Social media will carry your company’s marketing strategy into the future, guaranteeing that more and more people will engage with your brand and purchase your products. Right? Tempting as that is to believe, says Jonah Berger, associate professor of marketing at the Wharton School of the University of Pennsylvania, companies routinely expect too much from their mere presence on platforms like Facebook and Twitter. Berger warns that many companies are getting caught up in the hype and ignoring the important question: Why do certain brands go viral, while others lag?
In his new book, Contagious: Why Things Catch On (Simon & Schuster, 2013), Berger, who has a psychology background, codifies his framework for understanding and marshaling the power of word of mouth—the willingness of people to spread your message—to reach and influence customers. It’s a marketing strategy that his research has shown to be 10 times as effective as traditional advertising. Berger recently sat down with strategy+business to explain why generating word of mouth is more important than accumulating likes and followers.
S+B: In Contagious, you posit that there’s a science behind why certain things spread.
BERGER: For the past decade, I’ve studied word of mouth—why people talk about certain brands more than others. It’s not random; there’s a structure behind it, a formula. And if we understand that formula, we can be much more effective. Again and again, I found the same six key drivers: social currency, triggers, emotion, public, practical value, and stories.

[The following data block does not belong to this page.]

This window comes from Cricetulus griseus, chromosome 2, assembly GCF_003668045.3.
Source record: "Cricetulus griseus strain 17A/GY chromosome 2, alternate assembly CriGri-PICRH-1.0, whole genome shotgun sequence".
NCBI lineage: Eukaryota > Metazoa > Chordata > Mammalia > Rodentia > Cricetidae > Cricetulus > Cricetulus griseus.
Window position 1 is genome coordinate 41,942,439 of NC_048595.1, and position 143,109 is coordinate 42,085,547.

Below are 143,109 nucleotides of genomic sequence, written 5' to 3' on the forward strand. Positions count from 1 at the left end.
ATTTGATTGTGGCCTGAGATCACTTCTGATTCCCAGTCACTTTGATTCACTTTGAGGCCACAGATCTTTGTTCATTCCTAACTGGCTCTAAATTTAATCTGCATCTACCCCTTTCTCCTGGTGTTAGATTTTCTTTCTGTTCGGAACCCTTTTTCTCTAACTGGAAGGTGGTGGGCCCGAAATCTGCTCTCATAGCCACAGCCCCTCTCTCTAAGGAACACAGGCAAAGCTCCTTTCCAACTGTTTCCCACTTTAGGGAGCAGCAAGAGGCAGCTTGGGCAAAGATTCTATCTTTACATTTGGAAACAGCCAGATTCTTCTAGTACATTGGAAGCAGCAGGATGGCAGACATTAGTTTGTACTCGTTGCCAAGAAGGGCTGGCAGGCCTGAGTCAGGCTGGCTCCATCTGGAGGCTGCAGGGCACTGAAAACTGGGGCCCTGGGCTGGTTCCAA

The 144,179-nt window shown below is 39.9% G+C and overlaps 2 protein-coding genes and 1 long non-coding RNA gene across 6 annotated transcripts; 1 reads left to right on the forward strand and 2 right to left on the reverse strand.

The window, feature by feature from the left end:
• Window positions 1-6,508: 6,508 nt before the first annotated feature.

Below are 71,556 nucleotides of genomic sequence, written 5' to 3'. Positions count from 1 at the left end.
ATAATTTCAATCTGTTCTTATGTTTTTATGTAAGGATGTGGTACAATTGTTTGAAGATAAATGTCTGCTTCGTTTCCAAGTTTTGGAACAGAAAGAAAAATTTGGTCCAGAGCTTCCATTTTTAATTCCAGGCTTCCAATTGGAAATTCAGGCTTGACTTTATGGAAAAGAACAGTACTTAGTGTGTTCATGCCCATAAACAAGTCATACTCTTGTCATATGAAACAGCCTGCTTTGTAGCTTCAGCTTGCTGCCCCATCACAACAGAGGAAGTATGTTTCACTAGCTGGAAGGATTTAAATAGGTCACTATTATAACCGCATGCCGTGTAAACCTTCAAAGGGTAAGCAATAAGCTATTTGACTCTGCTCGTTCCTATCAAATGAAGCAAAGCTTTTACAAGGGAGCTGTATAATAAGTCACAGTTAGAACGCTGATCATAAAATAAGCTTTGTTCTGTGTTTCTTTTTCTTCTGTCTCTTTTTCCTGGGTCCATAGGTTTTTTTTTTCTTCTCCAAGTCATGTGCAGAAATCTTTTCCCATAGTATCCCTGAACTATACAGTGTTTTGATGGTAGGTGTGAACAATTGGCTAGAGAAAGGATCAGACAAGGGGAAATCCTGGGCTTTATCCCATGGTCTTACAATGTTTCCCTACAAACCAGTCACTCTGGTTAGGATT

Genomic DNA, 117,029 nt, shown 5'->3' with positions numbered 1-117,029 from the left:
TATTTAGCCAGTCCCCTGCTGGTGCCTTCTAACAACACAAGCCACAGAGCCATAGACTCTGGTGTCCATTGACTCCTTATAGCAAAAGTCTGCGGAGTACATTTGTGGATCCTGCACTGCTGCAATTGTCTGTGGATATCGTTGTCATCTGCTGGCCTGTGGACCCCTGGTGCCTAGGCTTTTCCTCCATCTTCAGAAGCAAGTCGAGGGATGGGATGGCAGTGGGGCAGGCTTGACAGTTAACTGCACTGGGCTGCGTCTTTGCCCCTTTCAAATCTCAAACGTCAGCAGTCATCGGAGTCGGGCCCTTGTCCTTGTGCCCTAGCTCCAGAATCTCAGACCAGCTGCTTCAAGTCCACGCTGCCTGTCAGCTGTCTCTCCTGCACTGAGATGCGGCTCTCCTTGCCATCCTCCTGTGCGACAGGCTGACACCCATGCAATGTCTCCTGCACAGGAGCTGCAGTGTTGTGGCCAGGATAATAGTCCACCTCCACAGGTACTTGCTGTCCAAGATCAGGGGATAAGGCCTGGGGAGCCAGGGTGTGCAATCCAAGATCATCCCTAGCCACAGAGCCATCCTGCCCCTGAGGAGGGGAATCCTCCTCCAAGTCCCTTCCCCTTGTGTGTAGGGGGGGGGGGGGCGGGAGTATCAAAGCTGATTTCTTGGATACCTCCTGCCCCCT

Social currency is the idea that people are more likely to talk about something the better and smarter it makes them look, and the more special it makes them feel. Triggers are why peanut butter makes us think of jelly—linking products and ideas to cues in the environment increases word of mouth. The more you can get people fired up, excited, or even feeling negative about something, the more likely they’ll be to pass it on: That’s emotion. Public refers to the idea that by making behavior observable, so that it can be imitated, you make it more likely that your idea will catch on. When something has practical value—when it is useful—people share it with others to help them. And finally, stories enable you to wrap your product or idea in a narrative that carries your brand along for the ride.
S+B: What does this mean for companies’ marketing strategies?
BERGER: Marketers often believe that they need to tell people why they should buy a product or focus on features that will benefit consumers. But people don’t want to share things that look or sound like ads. One of the biggest problems today is that companies spend way too much money on traditional advertising. They need to shift to thinking about how to turn customers into advocates—how they can get the people who use and like their product to share with more individuals, both online and off.
To get that to happen, however, you have to understand why people are talking in the first place. This is where science comes in.
S+B: How does that tie into other ideas about social spreading?
BERGER: I read Malcolm Gladwell when I was in college, and it inspired me. But The Tipping Point doesn’t talk about how to get more word of mouth. It popularized the idea of social epidemics, but it didn’t explain why people talk about some things rather than others. A good analogy is that social epidemics are like cars. They can go fast, but only because of the engine—and word of mouth is that engine.